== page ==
More recently, in February 2023, another proposal was added – a new 3,400 metre-long runway running one nautical mile out to sea at a cost of €2.1 billion. 

Colau has said the plan is “not viable or sustainable and is contrary to common sense”. She has argued that the €2.1 billion would better be spent on internal rail connections. 

There has been great controversy over the airport expansion, with the Barcelona City Council and many environmental activists firmly against it. Not only would it bring an increase in passenger numbers but it would also harm the wetland area that currently surrounds the airport. Environmentalists also say that CO2 emissions would rise by a minimum of 33 per cent, which would exceed the Catalan government’s climate targets.

But it’s not just proposals and plans that Colau is trying to change to help curb the number of tourists in the city. In the past she has limited the number of hotel beds by introducing rules on the number of hotels that can be constructed and by restricting the number of tourist licences given to Airbnb style accommodation.

The City Council has also issued a new decree, coming into force from March to September 2023, to limit the number and size of tour groups allowed into the Old Town. 

This is in addition to increasing the tourist tax for 2023. The amount currently depends on what type of accommodation visitors stay in. For example, those who stay in tourist apartments must pay €4 per night with €2.25 going to the Catalan region and €1.75 to the city. Those who stay in luxury five-star hotels also pay €1.75 to the city, but €3.50 per night to the region. 

After April 1st 2023, visitors to Barcelona will have to pay €2.75 to the city instead – an increase of €1 per night. That means that come spring, guests staying in five-star accommodation will pay a total of €6.75 per night. This equals an extra €47.25 per person for a week’s stay.

Of course, not everyone agrees with Colau and her methods. Critics and many businesses say that she is against enterprise and growth. While many residents enjoyed the city during the pandemic, free from its hordes of visitors, businesses that relied on tourism suffered and many have a new-found appreciation for the visitors who support their city.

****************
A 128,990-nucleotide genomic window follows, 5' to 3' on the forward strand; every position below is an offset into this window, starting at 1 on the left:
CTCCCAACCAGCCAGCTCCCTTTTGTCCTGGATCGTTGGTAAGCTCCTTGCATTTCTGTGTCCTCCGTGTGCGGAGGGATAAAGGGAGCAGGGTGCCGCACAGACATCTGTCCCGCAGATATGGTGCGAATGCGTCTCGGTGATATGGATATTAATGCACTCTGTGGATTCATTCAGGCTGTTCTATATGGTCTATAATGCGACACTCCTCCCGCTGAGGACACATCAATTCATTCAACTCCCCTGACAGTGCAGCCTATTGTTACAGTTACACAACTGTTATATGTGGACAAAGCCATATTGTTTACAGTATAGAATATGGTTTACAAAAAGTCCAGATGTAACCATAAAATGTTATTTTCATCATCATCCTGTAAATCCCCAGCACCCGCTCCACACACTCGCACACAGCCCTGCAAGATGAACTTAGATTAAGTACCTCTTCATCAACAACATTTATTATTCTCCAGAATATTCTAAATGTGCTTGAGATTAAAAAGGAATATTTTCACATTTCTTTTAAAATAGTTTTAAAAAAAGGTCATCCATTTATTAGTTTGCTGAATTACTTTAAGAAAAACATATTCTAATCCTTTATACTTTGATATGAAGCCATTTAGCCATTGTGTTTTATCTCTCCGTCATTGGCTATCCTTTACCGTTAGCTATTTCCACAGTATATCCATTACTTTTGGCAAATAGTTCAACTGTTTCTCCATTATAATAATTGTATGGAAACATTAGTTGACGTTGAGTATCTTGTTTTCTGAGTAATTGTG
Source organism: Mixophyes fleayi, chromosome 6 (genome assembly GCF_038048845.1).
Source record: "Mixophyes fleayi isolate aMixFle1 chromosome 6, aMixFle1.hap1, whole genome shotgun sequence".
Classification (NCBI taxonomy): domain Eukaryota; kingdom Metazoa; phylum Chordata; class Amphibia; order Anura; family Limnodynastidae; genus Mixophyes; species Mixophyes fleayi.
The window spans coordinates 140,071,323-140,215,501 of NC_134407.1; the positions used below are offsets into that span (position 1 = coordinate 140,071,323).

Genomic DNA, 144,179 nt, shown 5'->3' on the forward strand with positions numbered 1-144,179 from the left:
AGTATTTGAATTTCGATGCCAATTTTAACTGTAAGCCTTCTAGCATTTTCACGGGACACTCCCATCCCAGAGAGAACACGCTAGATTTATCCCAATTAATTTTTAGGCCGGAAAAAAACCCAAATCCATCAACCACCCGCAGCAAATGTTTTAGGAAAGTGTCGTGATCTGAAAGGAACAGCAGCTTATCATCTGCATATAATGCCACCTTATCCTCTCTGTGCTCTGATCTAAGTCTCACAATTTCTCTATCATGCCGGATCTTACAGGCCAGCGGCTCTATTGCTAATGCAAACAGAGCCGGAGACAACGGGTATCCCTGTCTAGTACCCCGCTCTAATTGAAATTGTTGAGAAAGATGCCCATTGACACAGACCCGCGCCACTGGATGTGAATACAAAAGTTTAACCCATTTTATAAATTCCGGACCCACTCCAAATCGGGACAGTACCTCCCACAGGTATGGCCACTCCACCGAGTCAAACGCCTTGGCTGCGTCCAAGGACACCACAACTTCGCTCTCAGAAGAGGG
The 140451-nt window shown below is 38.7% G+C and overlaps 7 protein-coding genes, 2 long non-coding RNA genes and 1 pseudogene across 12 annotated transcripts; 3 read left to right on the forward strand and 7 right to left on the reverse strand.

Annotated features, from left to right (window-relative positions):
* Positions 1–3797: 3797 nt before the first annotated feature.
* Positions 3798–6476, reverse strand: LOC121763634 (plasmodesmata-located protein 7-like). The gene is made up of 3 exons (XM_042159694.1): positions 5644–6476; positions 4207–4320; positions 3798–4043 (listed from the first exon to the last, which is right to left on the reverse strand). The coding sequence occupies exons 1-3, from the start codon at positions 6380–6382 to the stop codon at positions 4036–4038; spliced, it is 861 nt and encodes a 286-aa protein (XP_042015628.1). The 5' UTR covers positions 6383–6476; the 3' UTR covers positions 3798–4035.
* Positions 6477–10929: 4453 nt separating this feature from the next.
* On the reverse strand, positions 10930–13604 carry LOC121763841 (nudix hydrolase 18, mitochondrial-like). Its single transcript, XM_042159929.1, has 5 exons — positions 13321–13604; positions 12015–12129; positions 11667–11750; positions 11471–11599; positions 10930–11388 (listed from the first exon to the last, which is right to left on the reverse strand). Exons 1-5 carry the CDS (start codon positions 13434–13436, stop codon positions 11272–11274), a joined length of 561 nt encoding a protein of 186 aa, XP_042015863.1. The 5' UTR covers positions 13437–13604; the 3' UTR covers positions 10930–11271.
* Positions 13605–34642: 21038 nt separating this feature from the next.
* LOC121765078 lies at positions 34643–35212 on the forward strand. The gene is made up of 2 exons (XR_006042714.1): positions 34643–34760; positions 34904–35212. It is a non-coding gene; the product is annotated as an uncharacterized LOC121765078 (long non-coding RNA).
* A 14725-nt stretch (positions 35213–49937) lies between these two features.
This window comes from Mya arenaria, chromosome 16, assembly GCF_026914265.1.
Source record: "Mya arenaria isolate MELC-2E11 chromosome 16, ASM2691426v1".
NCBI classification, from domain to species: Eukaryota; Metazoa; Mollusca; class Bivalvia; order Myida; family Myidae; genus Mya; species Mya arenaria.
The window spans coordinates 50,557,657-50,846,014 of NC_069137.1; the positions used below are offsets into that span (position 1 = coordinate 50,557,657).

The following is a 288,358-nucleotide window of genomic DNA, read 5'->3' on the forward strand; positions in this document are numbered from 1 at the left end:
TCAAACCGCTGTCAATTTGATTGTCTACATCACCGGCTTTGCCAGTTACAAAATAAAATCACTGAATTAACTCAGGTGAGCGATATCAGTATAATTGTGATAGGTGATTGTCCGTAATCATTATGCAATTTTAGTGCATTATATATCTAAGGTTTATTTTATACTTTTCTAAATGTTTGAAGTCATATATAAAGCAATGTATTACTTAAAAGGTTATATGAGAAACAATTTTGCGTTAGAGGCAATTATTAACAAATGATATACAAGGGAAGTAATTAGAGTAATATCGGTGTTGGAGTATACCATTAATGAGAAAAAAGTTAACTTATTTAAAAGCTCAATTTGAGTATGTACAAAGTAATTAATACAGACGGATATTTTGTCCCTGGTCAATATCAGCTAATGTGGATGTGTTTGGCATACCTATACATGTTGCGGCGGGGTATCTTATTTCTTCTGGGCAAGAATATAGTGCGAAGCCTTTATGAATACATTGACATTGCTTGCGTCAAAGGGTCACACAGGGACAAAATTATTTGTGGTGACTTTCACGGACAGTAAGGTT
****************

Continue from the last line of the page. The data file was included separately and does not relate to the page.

According to a recent survey on problems within Barcelona, in 2017 nearly 16 percent of inhabitants said tourism was the main challenge for the city, but in 2022, less than 2.5 percent considered it the main problem. A team of researchers from the Universitat Oberta de Catalunya (UOC) also discovered that 62 percent of Barcelona residents support tourism. 

A former housing activist, Colau has made some controversial moves during her eight years in office, including being against the Mobile World Congress, which Barcelona has hosted for the past 16 years and which has brought in some €5.3 billion, plus work for over 128,000 people. But even now, she is still making waves. 

Colau provoked further controversy recently by temporarily cutting ties with Israel and rescinding Barcelona’s twin city relationship with Tel Aviv, announcing in February that, “We will suspend the relationship between Barcelona City Council and the state of Israel and all of its public administrations”.

In a letter to the Israeli prime minister, Benjamin Netanyahu, she said that any agreements would be suspended “until Israeli authorities put an end to the systematic violation of the people of Palestine’s human rights”. 

Barcelona has been twinned with Tel Aviv and Gaza since 1998. 

While more than 50 cultural figures from around the world praised the move in an open letter, many have also hit back at the mayor, including Barcelona’s Jewish community, who accused her of being anti-Semitic. The Spanish federation of Jewish communities also condemned the move. 

Speaking at an event in Barcelona recently, Spanish Foreign Minister José Manuel Albares called it a “unilateral decision, and I understand an almost personal decision, by the mayor”.

“I do not believe that anything good is achieved by suspending, cutting, expelling,” he concluded.